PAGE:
Ahem. *Sophia voice* Picture it. United States. 2013. High school students campaigning for integrated proms. Legislators threatening U.S. citizens with 10 years of imprisonment for choosing Cuba as the backdrop for their anniversary trip. The name of the movie? Real life. In the land of the free where we proudly tote our first and second amendment freedoms to do, well, just about anything, we find ourselves with government-imposed highly restrictive guidelines on how to travel to neighboring lands. Not because of concern for our safety, but because . . . *insert your own cynical response*. Sure, at least the complete ban has been lifted; however, the guidelines are so restrictive it will prevent most who desire to travel to Cuba to do so.
Enter us. As we’ve looked in recent months to add Cuba to our destination list, I realize that one of two things happened at the time the ban was lifted: one, I may have been guilty of reading only the first paragraph of the New York Times article missing all the details outlined in the next 9 paragraphs *don’t judge*; or two, I did not realize all that would be involved in meeting each requirement. I mean really, I as a human just want to travel to another land inhabited by humans and experience life as they know it. Of course it would include indulging on authentic arroz con frijoles (I can no longer order the arroz con pollo), sampling mojitos throughout the island, walking the streets of Havana, viewing a Cuban cigar being rolled *promise to not inhale* *side-eye*, be swept up by the conglomeration of the Caribbean, African and Spanish influences that comprise the Cuban culture and dance to some Afro-Cuban jazz. More importantly, my desire is to learn about its history specifically the lives of the portion of my ancestors, Africans turned to slaves, who were taken to Cuba as well as witness what life is like for their present day descendants who struggle and protest against what some have named the country’s ‘callous disregard’ for them. Isn’t that what many of us desire of our travels – the freedom to roam on our own and allow ‘the land’ and its inhabitants to guide us?
Today, I dedicate our Travel Tuesday segment to the day when we can tour Havana in our Havianas without a teacher having to direct our every step.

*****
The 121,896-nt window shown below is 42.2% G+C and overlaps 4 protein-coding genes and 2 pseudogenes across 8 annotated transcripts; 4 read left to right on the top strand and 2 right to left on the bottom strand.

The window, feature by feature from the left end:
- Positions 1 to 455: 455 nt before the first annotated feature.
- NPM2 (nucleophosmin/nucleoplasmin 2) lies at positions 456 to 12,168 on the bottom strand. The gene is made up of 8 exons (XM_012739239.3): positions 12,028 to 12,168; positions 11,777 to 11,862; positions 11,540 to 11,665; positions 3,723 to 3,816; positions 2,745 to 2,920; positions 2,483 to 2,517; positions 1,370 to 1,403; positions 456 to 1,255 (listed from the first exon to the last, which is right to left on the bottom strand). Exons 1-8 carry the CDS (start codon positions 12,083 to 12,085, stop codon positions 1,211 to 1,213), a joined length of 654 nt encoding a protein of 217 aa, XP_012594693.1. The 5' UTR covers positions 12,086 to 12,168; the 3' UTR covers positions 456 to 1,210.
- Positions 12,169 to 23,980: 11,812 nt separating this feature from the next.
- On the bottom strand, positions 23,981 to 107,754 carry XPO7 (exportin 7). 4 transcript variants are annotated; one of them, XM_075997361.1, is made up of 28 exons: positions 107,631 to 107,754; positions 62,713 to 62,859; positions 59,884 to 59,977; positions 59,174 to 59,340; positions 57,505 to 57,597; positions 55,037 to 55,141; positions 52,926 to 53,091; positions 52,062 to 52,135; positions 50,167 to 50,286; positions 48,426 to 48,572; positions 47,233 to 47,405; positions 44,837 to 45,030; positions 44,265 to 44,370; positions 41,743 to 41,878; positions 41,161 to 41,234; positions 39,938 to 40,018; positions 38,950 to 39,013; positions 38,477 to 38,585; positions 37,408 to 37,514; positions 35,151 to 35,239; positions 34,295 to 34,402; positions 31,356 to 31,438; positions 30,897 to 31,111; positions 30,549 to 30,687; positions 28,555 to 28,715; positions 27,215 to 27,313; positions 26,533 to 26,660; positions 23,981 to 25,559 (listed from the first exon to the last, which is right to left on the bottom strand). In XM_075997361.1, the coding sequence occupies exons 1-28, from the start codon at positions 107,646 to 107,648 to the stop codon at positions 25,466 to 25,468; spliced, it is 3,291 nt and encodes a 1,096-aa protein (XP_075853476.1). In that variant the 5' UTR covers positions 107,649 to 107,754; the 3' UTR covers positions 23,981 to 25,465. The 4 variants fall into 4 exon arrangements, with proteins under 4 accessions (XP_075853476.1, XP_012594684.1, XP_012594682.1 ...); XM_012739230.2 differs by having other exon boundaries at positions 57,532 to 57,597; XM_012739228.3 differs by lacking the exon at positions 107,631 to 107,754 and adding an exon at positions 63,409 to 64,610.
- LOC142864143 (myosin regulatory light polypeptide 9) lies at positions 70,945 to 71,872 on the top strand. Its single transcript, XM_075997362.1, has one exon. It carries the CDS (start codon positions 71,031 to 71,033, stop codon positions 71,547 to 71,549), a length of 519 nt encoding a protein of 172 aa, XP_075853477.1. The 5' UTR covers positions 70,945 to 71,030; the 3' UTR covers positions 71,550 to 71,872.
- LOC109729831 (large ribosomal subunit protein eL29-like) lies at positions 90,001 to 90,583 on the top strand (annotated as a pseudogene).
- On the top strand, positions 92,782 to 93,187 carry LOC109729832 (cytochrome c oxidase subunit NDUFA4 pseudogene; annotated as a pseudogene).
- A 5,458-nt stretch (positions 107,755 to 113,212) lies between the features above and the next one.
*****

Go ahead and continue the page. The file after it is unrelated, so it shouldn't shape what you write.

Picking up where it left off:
I can admit that I am often more inspired by those younger than I am than my elders. It’s the simplicity of their message, resolve of their conviction and resilience that moves me. So when I heard the amazing news that Malala Yousafzai returned to school today to resume her education I couldn’t decide to laugh, cry or smile! I chose all three. Just months after Taliban extremists attempted to mute the voice of this 15 year old advocating that all girls receive a quality education, she boldly continues her journey making those first steps back to a classroom. May we all raise daughters and sons with Malala’s strength, bravery and relentless pursuit of education for all. May we as adults mirror Malala’s resolve as well.
Hear Malala’s words as she made her trek to school today-
More than 112 people lost their lives this past weekend while working in a clothing factory in Bangladesh. It’s indeterminable how many lives could have been saved had it not been for nonexistent fire escape, inoperable fire extinguishers and piss poor government regulation. One corporation benefiting from this factory’s production is the world’s largest retailer – Walmart.
Walmart is a corporation owned by the Walton family whose members place #s 6, 7, 8 and 9 on the Forbes list with a combined wealth of more than $100 billion. *let that resonant* And I know that on Monday Walmart claimed they had no knowledge that some of their clothing was still being produced at this particular factory. It may be true; however it’s unacceptable when you are one of the largest corporations in the world and have the resources to understand exactly what is occurring at each link in the chain. In fact, since Bangladesh has and continues to have great safety issues in its nearly 4,000 garment factories it’s unacceptable that Walmart continues to partner with any factory in that country. Given the current economic state of our country, it’s unspeakable that they haven’t opened factories here, in the United States, to not only employ the very people whose money they desire to be spent in their stores, but whose regulation would ensure the safety of its employees.